fresh tomato, basil and bread soup

A tomato grown in New Jersey just tastes like a Jersey tomato. ~ tomato grower David Shepherd

What’s so special about a Jersey tomato? I’m not sure. I’m now on my second season of Jersey tomatoes, and I have to admit when I first tasted one late last summer, a memory revived with a tiny shock.

It reminded me of another lifetime ago; maybe the time I tasted my first garden tomato from my friend Jeanne’s grandfather’s backyard, or when I lived in the very southern part of Florida where tomatoes were abundant and at their prime in December, when I’d last cut into a heavy, ripe tomato that was still warm from the sun, deeply red all the way through. There was that taste of TOMATO that I can’t find the exact words to describe – somehow sweetly meaty and delicately tart, fruity and savory all at once. That flavor has nothing to do with the greenhouse-grown tomatoes I buy – we all do – all year round, that look red and perfect and lovely but taste like … not much.

Could be it’s marketing and hype at work  –  yes, the term  “The Jersey Tomato” has been trademarked – and also the fact that my attempts at growing tomatoes tend to end badly.

The cute and beautifully colored cherry tomatoes I cultivated by the back deck became snacks for hungry squirrels, and the fancy heirlooms I planted in a raised bed produced more sprawling foliage than fruit. It’s been a while since I’ve had a super-fresh, home grown tomato that actually made me pause. [Read more...]

israeli farro salad

I have a friend from Tel Aviv, a talented pottery artist who now lives in St Louis. When I first met them, she and her husband taught me a few things about what to do when you have people over. It goes like this:

Put some chairs around a table inside a charming screened porch that overlooks a lovingly tended garden of native plants, trees and bird feeders, complete with a creek running through it. At the same time let the kids outside to explore amongst themselves.

Next open a bottle of wine, maybe some chilled rosé, and set out some glasses so everyone can help themselves. Finally, put some fresh pita bread and a bowl of salad on the table, composed basically of chopped tomatoes, cucumber, fresh herbs and some olive oil.  Commence talking and sipping while enjoying this perfect snack, one I think is about thousand miles away from the usual chips and salsa.

[Read more...]

cream of roasted tomato soup

cream-of-roasted-tomato-soup

My resolution to make more soup slacked a little; I haven’t made soup since the egg drop soup I posted last month.

Well, I take that back; I did add some Chinese noodles to a bowl of hot chicken broth last week when my kids had a sore throat, but that’s about it. For a few seconds there I felt my own self heading toward the flu, and joined them on the couch, wrapped up in a blanket.

That down time felt good, and it worked too. I finally added Downton Abbey to my Netflix queue and got all caught up with the first season during a marathon session – something I hardly ever let myself do.

I’m not a great television person. It’s hard to sit passively for what seems to me like time wasted; I find myself thinking of lists to write, books I need to read and some random details of daily life I think I forgot to do.

Letting all that stuff go once in a while is obviously good for the soul. And how lucky for me that since I’ve missed the first 2 seasons of a show that every person I know seems to be talking about, I now have LOTS to catch up on.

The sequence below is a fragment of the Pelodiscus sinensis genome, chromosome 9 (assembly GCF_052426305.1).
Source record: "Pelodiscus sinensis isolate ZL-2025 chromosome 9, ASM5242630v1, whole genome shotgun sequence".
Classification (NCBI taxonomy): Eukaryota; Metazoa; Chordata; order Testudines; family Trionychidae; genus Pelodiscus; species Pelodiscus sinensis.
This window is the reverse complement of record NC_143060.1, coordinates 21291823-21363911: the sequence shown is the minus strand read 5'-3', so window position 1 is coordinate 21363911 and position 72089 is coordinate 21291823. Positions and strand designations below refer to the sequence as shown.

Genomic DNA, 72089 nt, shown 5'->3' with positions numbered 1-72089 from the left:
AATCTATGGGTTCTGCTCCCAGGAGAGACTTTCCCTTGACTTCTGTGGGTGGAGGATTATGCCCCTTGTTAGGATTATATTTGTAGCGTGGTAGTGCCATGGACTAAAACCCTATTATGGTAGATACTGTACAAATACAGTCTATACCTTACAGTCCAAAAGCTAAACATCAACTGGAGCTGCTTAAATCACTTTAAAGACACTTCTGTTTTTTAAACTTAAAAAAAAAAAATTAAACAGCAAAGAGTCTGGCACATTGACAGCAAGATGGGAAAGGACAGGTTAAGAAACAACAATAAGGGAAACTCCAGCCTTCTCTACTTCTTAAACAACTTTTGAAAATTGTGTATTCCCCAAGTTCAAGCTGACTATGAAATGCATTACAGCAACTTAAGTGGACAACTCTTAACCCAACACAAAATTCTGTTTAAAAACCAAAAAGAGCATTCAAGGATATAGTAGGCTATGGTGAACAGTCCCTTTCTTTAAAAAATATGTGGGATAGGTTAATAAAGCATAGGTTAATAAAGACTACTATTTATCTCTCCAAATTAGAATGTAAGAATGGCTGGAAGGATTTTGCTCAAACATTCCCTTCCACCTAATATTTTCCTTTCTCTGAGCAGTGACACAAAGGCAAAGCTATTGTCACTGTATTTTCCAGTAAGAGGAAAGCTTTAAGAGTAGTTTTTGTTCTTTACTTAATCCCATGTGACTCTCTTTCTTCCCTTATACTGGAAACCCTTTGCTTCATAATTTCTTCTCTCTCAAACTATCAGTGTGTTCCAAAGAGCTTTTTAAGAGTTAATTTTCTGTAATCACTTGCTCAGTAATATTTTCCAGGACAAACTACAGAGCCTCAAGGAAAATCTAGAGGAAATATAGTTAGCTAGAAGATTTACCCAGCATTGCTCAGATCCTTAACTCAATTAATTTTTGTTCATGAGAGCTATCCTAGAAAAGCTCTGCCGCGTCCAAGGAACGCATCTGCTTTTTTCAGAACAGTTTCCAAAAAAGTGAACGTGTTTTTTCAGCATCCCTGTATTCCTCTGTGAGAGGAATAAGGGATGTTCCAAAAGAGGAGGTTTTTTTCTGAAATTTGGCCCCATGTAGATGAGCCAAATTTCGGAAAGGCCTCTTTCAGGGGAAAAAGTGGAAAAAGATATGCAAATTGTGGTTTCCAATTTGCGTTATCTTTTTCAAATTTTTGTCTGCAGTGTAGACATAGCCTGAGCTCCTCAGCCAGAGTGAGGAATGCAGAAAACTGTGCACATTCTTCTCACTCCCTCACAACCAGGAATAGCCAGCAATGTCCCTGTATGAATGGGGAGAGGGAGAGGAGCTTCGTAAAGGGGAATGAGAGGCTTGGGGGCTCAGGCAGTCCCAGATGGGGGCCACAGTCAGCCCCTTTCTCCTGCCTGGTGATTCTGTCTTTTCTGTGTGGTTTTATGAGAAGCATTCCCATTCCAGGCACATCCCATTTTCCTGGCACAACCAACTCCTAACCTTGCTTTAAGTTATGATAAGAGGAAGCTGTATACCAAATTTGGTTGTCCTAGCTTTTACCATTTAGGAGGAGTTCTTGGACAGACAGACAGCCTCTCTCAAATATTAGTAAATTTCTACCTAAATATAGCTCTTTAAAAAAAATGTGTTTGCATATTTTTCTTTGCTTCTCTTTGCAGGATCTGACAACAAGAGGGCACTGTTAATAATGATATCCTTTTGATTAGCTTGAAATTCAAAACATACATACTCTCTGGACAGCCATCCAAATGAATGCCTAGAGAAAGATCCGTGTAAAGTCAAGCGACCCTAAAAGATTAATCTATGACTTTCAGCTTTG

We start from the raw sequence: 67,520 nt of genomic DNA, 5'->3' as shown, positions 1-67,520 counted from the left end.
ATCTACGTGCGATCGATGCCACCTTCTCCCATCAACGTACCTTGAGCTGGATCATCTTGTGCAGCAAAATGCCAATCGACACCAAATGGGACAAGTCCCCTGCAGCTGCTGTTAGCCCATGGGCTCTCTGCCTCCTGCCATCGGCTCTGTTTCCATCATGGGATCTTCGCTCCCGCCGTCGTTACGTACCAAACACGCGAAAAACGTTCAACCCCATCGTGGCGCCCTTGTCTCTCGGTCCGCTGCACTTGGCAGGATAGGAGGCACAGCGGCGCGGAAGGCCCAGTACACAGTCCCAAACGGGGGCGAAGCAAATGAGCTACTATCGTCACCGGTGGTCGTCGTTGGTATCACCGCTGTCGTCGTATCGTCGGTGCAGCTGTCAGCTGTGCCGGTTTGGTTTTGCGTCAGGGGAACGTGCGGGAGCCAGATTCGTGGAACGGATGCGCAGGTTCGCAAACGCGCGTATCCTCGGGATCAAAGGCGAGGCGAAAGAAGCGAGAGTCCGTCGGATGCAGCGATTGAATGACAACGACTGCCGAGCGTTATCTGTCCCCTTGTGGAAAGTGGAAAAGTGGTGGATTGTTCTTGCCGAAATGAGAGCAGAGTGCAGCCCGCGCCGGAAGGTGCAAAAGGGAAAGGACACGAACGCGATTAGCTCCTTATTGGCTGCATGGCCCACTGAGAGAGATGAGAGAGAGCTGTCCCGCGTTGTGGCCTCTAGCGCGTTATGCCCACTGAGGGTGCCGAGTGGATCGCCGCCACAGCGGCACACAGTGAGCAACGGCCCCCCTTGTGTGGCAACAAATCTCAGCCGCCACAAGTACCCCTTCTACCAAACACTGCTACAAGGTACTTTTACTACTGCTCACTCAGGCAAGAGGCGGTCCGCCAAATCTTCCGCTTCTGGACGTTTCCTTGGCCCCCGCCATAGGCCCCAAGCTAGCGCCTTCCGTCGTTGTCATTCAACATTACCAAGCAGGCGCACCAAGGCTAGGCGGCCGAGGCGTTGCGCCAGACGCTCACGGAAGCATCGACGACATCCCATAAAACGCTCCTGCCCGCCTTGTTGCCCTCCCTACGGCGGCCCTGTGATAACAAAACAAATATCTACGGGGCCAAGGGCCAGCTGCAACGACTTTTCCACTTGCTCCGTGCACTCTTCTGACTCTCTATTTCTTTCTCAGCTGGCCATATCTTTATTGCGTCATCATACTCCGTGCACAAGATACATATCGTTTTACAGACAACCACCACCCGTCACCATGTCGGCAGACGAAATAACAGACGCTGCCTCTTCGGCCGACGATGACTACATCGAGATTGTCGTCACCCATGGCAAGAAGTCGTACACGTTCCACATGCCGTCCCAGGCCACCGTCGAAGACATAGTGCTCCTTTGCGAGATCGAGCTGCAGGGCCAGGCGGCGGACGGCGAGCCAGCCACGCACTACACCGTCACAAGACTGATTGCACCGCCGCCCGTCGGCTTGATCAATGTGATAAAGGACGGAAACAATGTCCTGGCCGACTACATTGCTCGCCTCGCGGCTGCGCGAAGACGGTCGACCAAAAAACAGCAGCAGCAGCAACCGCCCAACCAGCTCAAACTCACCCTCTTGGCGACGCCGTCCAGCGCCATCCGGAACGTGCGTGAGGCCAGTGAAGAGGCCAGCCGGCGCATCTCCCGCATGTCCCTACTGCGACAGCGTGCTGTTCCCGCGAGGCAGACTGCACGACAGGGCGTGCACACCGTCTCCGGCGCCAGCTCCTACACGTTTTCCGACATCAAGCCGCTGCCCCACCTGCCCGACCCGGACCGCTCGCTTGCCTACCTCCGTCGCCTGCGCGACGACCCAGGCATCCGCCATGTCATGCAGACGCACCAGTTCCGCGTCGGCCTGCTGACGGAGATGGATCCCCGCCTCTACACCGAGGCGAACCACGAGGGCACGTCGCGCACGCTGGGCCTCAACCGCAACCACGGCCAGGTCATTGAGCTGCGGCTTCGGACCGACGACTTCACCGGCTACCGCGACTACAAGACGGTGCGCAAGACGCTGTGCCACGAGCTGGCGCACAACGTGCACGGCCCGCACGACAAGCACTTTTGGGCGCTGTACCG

Don’t tell me what happened during last week’s episode – I know there was enough drama to cause sobbing in front of the television, but I’m not there yet!

cream-of-roasted-tomato-soup-recipe

I made a batch of this creamy tomato soup and my kids and I finished it off when they came home from school. When I make it again, I will double the portions to have a little leftover for lunch the next day.

Instead of milk, I used fresh bread as a thickener; thinking of the creamy version of Campbell’s soup my mom would make for me.

cream of roasted tomato soup

Serving Size: makes 2 - 4 servings

Ingredients

  1. 3 tablespoons olive oil
  2. ½ large white or yellow onion, sliced
  3. 2 pounds small vine-ripened tomatoes, such as Campari, sliced in half
  4. 1 teaspoon salt, plus additional to taste
  5. ½ teaspoon sugar
  6. 1 garlic clove, thinly sliced
  7. Freshly ground black pepper
  8. 2 or 3 thick slices peasant-style bread, crusts trimmed
  9. 3 tablespoons grated Parmigiano Reggiano or Parmesan
  10. 1 – 2 cups cup vegetable broth or water
  11. Crostini, soft goat cheese or ricotta and chopped fresh herbs (such as parsley, thyme or basil)

Instructions

  1. Heat oven to 425 degrees.
  2. Pour the olive oil into a baking dish or pan that will hold the tomatoes snugly (I used a 14-inch cast iron skillet); scatter the onion evenly over the bottom.
  3. Arrange the tomatoes cut side up over the onion and sprinkle with the salt and sugar.
  4. Roast 20 minutes; then scatter the garlic over the tomatoes and roast for about 10 more minutes – the tomatoes and onion should be soft and golden and their juices bubbling. Season the tomatoes with the black pepper to taste and cool 10 or 15 minutes.
  5. Transfer the tomatoes to a blender or food processor. Tear the bread slices into small chunks and add to the tomatoes (one half at a time if blending in 2 batches) along with the cheese. Add enough broth or water to barely cover the tomatoes – it will depend on how juicy the tomatoes are after roasting.
  6. Puree until smooth, in batches if necessary, adding more bread and/or liquid to achieve a consistency you like. I prefer the soup with a little body rather than very brothy. Taste for seasoning. Spread the crostini with some goat cheese and sprinkle with herbs to and place one in each bowl of soup.
http://familystylefood.com/2013/02/cream-of-roasted-tomato-soup/